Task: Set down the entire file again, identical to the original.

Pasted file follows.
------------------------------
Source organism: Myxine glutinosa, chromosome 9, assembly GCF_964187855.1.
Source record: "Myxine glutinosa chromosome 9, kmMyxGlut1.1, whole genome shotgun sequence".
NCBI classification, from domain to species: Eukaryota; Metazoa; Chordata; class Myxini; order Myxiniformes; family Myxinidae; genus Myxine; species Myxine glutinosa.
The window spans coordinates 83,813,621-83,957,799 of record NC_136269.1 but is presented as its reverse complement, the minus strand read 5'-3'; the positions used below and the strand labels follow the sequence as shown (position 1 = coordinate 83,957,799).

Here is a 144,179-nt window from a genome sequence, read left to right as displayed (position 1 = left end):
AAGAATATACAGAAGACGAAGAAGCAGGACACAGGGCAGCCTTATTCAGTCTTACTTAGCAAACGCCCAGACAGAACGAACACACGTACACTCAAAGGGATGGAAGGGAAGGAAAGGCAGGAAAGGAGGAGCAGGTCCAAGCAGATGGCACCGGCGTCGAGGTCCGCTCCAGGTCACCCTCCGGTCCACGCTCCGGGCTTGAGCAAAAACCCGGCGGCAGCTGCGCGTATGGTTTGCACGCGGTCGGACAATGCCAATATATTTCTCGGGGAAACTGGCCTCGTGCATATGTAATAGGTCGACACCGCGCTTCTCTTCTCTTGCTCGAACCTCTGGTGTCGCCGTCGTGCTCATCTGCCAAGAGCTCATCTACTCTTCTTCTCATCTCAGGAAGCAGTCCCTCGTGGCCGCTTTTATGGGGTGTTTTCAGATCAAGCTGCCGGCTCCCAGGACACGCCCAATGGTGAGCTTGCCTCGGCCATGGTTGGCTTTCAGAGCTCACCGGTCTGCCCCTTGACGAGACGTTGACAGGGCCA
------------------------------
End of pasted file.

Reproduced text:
Source organism: Myxine glutinosa, chromosome 9, assembly GCF_964187855.1.
Source record: "Myxine glutinosa chromosome 9, kmMyxGlut1.1, whole genome shotgun sequence".
NCBI classification, from domain to species: Eukaryota; Metazoa; Chordata; class Myxini; order Myxiniformes; family Myxinidae; genus Myxine; species Myxine glutinosa.
The window spans coordinates 83,813,621-83,957,799 of record NC_136269.1 but is presented as its reverse complement, the minus strand read 5'-3'; the positions used below and the strand labels follow the sequence as shown (position 1 = coordinate 83,957,799).

Here is a 144,179-nt window from a genome sequence, read left to right as displayed (position 1 = left end):
AAGAATATACAGAAGACGAAGAAGCAGGACACAGGGCAGCCTTATTCAGTCTTACTTAGCAAACGCCCAGACAGAACGAACACACGTACACTCAAAGGGATGGAAGGGAAGGAAAGGCAGGAAAGGAGGAGCAGGTCCAAGCAGATGGCACCGGCGTCGAGGTCCGCTCCAGGTCACCCTCCGGTCCACGCTCCGGGCTTGAGCAAAAACCCGGCGGCAGCTGCGCGTATGGTTTGCACGCGGTCGGACAATGCCAATATATTTCTCGGGGAAACTGGCCTCGTGCATATGTAATAGGTCGACACCGCGCTTCTCTTCTCTTGCTCGAACCTCTGGTGTCGCCGTCGTGCTCATCTGCCAAGAGCTCATCTACTCTTCTTCTCATCTCAGGAAGCAGTCCCTCGTGGCCGCTTTTATGGGGTGTTTTCAGATCAAGCTGCCGGCTCCCAGGACACGCCCAATGGTGAGCTTGCCTCGGCCATGGTTGGCTTTCAGAGCTCACCGGTCTGCCCCTTGACGAGACGTTGACAGGGCCA